There may be a way to get higher returns on your retirement investments if you have the talent to pick individual stocks—or if you can develop it. Mutual funds tend to track specific industry group performance or even the general market; they may do a little better than the averages, but usually not by much. If you’re willing to put in the time, especially the time to learn the process, picking individual stocks can increase your investment returns, often dramatically. How do you know if it’s right for you?
Individual Stocks: A Smart Investment Strategy?
Take the following into consideration as you look at various types of investment strategies for your Roth IRA:
How to Make Your Own Stock Picks
One of the most time-honored ways is to pick stocks of companies whose stock is “undervalued,” which means that they’re out of favor with the current market. This can include companies whose outstanding stock is worth less than the value of their net assets, have low price/earnings ratios (P/E), or are in bankruptcy but look poised to make a strong comeback.
The key is finding companies that have excellent long-term prospects despite recent price declines. A good example is a company with solid earnings and a strong financial position whose stock has fallen significantly because other companies in the same industry are in difficulty. The company itself is healthy, but its stock is low because of factors that have nothing to do with the company itself.
If you’ve never picked your own stocks, read some books on the topic, then ease into it slowly until you’re showing a pattern of success. Start with basic-level books, such as Stock Investing For Dummies by Paul Mladjenovic, then read some of the more popular ones as you get more comfortable with the subject matter.
The Rewards of Picking Individual Stocks
The ultimate payoff for an individual stock picker is beating the market—earning a return on investment that exceeds market norms. You might find a stock that rises many times over the price you paid for it, yielding spectacular returns. If you can accomplish this on a consistent basis you may be able to make money in all but the worst markets, and your retirement goals will be reached much more quickly. The whole goal of spending all that time researching and picking stocks is to beat the market average.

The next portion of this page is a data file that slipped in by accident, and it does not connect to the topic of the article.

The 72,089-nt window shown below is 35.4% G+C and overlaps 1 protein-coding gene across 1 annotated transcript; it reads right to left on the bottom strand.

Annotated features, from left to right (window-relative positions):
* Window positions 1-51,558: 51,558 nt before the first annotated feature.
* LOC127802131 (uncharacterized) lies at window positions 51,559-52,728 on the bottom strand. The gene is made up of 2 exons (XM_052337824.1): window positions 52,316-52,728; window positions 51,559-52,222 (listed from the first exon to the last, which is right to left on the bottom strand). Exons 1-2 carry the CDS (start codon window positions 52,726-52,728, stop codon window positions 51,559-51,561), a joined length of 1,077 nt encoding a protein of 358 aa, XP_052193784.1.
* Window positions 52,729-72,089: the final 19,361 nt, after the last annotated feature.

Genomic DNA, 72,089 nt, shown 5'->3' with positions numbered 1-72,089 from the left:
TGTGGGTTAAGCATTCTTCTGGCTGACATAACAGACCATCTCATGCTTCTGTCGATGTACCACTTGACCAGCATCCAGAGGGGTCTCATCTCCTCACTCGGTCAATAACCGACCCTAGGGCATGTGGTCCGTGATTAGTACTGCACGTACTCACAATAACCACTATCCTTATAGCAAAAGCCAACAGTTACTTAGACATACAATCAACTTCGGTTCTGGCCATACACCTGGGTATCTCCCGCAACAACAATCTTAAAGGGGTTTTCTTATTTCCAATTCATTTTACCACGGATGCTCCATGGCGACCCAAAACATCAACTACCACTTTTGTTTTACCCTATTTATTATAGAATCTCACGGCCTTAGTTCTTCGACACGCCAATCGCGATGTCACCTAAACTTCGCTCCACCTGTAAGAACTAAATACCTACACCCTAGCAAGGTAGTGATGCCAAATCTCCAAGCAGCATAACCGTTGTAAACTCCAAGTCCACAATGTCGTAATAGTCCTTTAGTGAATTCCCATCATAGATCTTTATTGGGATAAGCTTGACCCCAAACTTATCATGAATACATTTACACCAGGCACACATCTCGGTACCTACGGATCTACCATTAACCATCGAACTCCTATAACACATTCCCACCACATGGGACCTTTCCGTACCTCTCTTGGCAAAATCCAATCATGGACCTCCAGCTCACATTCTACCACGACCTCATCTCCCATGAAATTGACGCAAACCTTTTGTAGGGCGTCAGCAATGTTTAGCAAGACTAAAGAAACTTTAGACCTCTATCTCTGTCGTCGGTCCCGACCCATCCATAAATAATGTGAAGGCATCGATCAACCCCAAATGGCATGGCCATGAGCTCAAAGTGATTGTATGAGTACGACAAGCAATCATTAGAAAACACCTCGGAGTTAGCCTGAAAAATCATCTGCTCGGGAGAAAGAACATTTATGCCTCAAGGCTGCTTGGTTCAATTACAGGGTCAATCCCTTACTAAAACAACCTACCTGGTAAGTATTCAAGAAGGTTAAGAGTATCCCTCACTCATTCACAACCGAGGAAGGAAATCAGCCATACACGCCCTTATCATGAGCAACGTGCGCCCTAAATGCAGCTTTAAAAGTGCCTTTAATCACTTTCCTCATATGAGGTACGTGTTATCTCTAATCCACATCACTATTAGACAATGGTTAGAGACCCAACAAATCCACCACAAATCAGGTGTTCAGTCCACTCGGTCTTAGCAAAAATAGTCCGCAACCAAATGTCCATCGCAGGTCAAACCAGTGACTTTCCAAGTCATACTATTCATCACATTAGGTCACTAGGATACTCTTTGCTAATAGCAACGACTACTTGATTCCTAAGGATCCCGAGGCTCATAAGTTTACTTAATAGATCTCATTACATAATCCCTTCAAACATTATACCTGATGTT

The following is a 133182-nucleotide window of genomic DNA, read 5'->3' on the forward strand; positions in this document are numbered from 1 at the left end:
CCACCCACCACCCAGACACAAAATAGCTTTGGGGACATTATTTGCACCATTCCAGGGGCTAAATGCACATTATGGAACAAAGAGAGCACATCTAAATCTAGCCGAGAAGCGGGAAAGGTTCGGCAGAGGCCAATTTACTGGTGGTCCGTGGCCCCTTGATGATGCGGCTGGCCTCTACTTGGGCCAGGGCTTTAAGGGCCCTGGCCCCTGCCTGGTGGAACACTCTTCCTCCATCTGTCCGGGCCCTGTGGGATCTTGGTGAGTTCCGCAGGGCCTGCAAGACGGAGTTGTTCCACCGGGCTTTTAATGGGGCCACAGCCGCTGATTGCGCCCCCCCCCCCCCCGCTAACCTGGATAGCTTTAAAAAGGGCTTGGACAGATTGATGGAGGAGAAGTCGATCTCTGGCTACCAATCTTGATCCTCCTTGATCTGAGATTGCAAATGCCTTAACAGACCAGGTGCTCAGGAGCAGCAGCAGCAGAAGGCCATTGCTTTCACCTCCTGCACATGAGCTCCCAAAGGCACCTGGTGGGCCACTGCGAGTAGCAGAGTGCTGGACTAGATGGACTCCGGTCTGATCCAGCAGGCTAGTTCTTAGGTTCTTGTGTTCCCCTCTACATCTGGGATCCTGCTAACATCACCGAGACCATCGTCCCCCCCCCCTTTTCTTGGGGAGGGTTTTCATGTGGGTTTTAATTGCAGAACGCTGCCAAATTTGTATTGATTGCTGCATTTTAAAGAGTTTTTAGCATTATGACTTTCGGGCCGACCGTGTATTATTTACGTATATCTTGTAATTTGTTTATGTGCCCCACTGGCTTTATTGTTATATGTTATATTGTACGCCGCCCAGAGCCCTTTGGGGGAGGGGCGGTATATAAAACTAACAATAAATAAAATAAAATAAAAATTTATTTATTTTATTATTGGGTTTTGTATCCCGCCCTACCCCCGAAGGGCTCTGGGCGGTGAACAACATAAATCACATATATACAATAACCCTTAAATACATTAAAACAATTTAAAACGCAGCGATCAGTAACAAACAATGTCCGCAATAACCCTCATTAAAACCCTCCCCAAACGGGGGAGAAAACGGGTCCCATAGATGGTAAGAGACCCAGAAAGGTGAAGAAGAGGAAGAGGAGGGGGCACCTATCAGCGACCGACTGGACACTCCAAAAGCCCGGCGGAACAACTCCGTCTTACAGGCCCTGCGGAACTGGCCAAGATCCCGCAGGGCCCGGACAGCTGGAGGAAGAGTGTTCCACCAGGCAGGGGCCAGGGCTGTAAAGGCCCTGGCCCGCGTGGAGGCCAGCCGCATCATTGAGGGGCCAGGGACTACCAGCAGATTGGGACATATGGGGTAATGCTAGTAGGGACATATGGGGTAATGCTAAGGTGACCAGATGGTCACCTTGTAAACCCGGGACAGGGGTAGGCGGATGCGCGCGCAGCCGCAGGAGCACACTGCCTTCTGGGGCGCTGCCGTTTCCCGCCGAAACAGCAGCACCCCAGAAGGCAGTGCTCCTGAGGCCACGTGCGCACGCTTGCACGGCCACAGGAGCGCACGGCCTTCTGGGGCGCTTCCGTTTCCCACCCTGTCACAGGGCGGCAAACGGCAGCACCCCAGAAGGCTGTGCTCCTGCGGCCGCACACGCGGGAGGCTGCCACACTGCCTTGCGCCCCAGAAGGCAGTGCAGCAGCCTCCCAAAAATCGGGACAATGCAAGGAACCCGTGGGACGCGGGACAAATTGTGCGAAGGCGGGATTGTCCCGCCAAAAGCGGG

But few people ever reach this level, which is a good lead-in to the next discussion.
The Risks of Picking Individual Stocks
When picking individual stocks to invest in there is the opportunity for incredible gains—and deflating losses. There are a number of ways this can happen:
- Unexpected events can play out with a company, its industry or the general stock market that turn what looks like a sure winner into a crash-and-burn.
- You can become overconfident, so sure of your ability that you hold on to stocks too long, watching them fall to penny-stock status. Emotions play a huge part in the process.
- You could “lose your touch.” Some people do well at stock picking—for a time. It’s possible that after a few years of beating the market, you could fall behind it for the next few years. When this happens, it is easy to lose focus on your strategy and start making emotional investing moves to try to make up for your losses.
- You could over-trade, generating both losses and transaction fees. There’s a saying, ”Bulls make money, bears make money, but traders go broke.”
The risks of picking individual stocks are real, which is why most people tend to avoid doing it.
If you decide that stock picking isn’t for you, you can hire an investment manager to do it for you. If you go this route, be sure to go with someone who has trusted referrals (yours, not his) and a verifiable track record. Investment managers get paid whether they make money for you or not, so it’s critical that he’s demonstrated that he’s out-performing the market even after his fees have been paid.
No-load mutual funds are another alternative. They’re less personal than having your own investment manager, but they’re also far less expensive and have track records that can be verified by reliable third-party sources, like Morningstar or many popular investment publications (Money, Forbes, etc.). These mutual funds can be actively or passively/index managed.
A Balanced Approach
One of the best ways to begin picking your own stocks is to do it in conjunction with mutual funds or an investment manager. You can keep most of your portfolio in mutual funds or a managed account, then work with a small percentage (10-20 percent) in your own stock picks. This will give you the feel of investing with real money, but limit your losses in the event you make mistakes. You can increase the amount invested in your own picks as you build a track record and confidence in your own abilities.
How aggressive you can be with this can also depend on how much time you have before retirement. If you’re 30 to 40 years away, you can hit it harder. If you’re just a few years from when you plan to stop working, you might want to take it slower and invest less money in your own picks.
For the widest range of options for your Roth IRA, you will need to use a brokerage firm. Some investment firms only deal with mutual funds, but a discount or full-service brokerage will give you the largest number of options. For help identifying the right firm for you, check out our brokerage comparison page.
Have you ever tried picking your own stocks? Do you have any advice for others?